2001 Audi TT and…the 1991 Dodge Spirit R/T?!
The Audi TT is an interesting car for a former Spirit R/T owner to drive. Its 1.8 liter engine makes 225 horsepower, thanks partly to dual intercoolers and a five valve per cylinder design. The Spirit R/T, as you may recall, made the same power from 2.2 liters, way back in 1991. But, while Chrysler was pinching pennies with the R/T, Audi was going way out with its Golf platform to make the Audi TT an “ultimate” car.
The TT Coupe has a six-speed manual transmission and all wheel drive, which makes it a lot easier to get good, clean launches. To be fair, the Spirit R/T’s suspension was good enough to minimize torque steer, but the TT’s all wheel drive can make getaways easier. Certainly, the six speed manual is superior to the Spirit’s balky five speed; the clutch on the Audi is far easier to operate, and the shifter glides right into place.
The TT’s brakes are also far above those of the Spirit, stopping the car immediately and without fade. Handling is superb, make the Spirit almost seem sloppy. Turbo lag is much lower than on the Spirit, with the turbo kicking in earlier and staying active longer.
The Spirit R/T, on the other hand, provides the practicality of a standard sedan, complete with a comfortable ride, lots of room for five passengers, and a full sized trunk. The Infinity stereo, if you can keep it alive after all these years, beats Audi’s Bose unit. The engine doesn’t make the same V-8 style rumble, but the turbo whistle is louder. Wind noise takes the place of the TT’s road noise, but overall the Spirit seems quieter.
Ergonomically, we’ll take the Spirit. It’s easy to get in and out, and putting on the seat belts won’t sprain your arm.
Gas mileage is similar on both cars, and both require premium. The Spirit R/T outhandles the Audi TT on snow nearly as well as the Audi outhandles the Spirit on dry roads.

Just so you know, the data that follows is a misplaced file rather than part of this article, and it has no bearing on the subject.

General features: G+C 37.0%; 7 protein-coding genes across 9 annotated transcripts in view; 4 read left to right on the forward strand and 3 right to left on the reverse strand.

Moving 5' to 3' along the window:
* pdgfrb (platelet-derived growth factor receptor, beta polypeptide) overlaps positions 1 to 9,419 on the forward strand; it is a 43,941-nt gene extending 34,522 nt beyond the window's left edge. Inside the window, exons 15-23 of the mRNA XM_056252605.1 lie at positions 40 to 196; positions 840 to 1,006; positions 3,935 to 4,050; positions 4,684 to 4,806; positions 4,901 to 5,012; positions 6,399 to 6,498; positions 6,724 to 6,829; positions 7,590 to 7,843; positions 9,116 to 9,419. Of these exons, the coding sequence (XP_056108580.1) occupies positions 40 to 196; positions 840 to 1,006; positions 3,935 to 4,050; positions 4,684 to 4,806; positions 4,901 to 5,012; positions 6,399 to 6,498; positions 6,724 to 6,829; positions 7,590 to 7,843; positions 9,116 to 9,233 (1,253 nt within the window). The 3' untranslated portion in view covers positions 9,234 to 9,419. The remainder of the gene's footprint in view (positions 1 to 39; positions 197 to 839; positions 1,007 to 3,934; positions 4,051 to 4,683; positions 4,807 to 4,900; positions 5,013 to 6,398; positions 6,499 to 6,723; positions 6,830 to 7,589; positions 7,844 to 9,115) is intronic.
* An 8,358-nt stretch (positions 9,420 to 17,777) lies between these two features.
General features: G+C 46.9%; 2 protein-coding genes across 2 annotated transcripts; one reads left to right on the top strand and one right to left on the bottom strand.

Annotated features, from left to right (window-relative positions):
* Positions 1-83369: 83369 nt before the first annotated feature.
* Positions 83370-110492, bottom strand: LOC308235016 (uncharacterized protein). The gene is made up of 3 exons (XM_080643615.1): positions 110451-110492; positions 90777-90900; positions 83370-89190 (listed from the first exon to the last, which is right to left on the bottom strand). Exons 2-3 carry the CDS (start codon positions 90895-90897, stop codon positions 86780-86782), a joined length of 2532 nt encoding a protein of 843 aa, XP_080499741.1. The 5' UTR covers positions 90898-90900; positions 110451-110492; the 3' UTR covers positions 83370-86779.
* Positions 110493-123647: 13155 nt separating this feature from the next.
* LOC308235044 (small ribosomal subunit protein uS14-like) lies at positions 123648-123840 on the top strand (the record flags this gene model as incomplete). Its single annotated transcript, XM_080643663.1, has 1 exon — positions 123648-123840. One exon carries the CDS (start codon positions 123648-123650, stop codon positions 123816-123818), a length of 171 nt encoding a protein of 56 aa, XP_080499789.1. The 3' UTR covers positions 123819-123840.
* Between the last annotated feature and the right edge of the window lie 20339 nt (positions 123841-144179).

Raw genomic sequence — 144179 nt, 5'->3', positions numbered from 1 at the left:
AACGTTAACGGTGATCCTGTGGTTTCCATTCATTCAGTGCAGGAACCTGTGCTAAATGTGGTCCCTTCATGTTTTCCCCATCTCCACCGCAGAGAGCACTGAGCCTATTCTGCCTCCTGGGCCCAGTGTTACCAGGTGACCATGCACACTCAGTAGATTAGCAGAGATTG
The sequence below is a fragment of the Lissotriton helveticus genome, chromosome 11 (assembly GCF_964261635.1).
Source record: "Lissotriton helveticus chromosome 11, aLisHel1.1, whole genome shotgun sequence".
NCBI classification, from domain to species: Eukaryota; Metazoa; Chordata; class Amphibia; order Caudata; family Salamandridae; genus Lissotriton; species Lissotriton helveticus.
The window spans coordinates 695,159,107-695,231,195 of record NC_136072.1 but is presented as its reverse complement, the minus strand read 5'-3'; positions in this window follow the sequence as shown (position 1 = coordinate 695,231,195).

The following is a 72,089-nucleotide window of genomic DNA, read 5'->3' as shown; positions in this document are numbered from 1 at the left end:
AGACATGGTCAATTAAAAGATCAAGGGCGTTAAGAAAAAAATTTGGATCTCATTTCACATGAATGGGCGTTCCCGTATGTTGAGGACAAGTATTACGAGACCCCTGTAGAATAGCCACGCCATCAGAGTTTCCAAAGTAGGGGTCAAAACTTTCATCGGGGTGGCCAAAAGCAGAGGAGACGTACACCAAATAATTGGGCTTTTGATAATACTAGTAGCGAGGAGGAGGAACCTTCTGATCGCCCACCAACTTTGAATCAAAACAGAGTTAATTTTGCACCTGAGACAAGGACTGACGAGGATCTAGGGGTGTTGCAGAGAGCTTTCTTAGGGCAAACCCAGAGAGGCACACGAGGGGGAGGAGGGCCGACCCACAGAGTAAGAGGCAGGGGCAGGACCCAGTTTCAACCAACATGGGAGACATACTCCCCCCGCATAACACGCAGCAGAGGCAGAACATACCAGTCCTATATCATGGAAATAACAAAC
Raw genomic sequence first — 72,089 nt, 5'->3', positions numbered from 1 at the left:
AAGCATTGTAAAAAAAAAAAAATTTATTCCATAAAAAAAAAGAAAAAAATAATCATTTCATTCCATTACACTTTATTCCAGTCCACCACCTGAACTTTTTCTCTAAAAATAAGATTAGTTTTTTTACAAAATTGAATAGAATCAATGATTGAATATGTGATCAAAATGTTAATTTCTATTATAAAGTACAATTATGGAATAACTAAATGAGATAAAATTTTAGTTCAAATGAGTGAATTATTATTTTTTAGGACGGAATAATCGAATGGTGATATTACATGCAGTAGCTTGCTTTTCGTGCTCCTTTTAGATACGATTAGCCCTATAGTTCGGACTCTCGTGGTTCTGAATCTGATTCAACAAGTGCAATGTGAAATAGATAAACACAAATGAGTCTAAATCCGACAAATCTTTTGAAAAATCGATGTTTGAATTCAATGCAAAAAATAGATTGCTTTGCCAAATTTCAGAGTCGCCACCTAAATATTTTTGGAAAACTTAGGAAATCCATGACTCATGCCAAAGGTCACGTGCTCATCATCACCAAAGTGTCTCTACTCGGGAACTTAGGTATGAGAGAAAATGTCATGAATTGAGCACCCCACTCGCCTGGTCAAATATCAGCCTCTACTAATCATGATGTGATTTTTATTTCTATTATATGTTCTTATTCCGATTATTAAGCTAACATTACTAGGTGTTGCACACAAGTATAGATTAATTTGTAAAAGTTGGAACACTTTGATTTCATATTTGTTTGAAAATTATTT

The Audi has a strong edge on seats, which are very supportive, but Reccaro does make replacement seats for the Spirit.
The Audi is far more stylish than the square Spirit, but the driver pays for that with limited visibility in every direction, especially the rear. The style gets in the way when it comes to the instrument panel and controls. Both cars have convenient trip computers, but the Spirit’s includes a compass, while the Audi’s has a speed warning (when you exceed a speed that you choose, the car beeps at you as a warning). Both have places to store small objects, though we prefer Audi’s large, covered below-the-stack bin, which is lit at night.
Where the Spirit R/T excels is price: $4,000 or so these days. (They are, of course, ten years old). The Audi TT Coupe we drove cost $39,000, but that includes some rather silly options. Without them, we could drive a powerful street machine for $36,000, complete with superb brakes and superlative handling that a Daytona R/T, much less a Spirit R/T, could not match. It also includes all wheel drive, differential lock, ABS, thorax and side airbags, pollen filter, and leather. The Audi also has a four year, 50,000 mile warranty. The Dodge Spirit R/T, made only in 1991 and 1992, is old, and some parts seem hard to find. At this age, they don’t tend to be the most reliable cars on the planet, and unless you are hooked into other owners and/or have a very good mechanic, they can be trouble at times.
What the Spirit R/T and Audi TT really have in common are very strong four cylinder engines, thrilling acceleration without spinning tires or loss of control, and our recommendation that you do not make them your only source of transportation. Where the R/T is relatively inexpensive, it is clearly not a new car. Where it is large, it also does not handle nearly as well as the TT. It’s all a matter of tradeoffs. The TT is certainly sporty and stylish, but the R/T’s boxy family-sedan shape can be a lot of fun around those who drive lesser sports cars.
Hey, the Audi TT is a truly fun car. But I had fun in my Spirit R/T, too, even if it couldn’t turn or stop quite as well.
Top: Audi TT has a clear, easy to read instrument panel. Computer
readout is in between the tachometer and speedometer. Note oddball
cruise control on stalk. Right: center stack with thermostatically
controlled heat/air conditioning. Complex radio can be hidden behind
chrome-plated cover. Sorry about the Etch-A-Sketch on the floor.
The author of Dodge Viper, Jeep’s Wagoneer, Gladiator, Comanche, and Scrambler Go-Anywhere Vehicles, and The Rise and Reinvention of Chrysler Minivans, David Zatz has been writing about cars and trucks since the early 1990s; he also writes on organizational development and business at toolpack.com and covers Mac statistics software at macstats.org. His latest book, for kids, is Meet the Jeep.
David has been quoted by the New York Times, the Daily Telegraph, the Detroit News, and USA Today. You can reach him by using our contact form.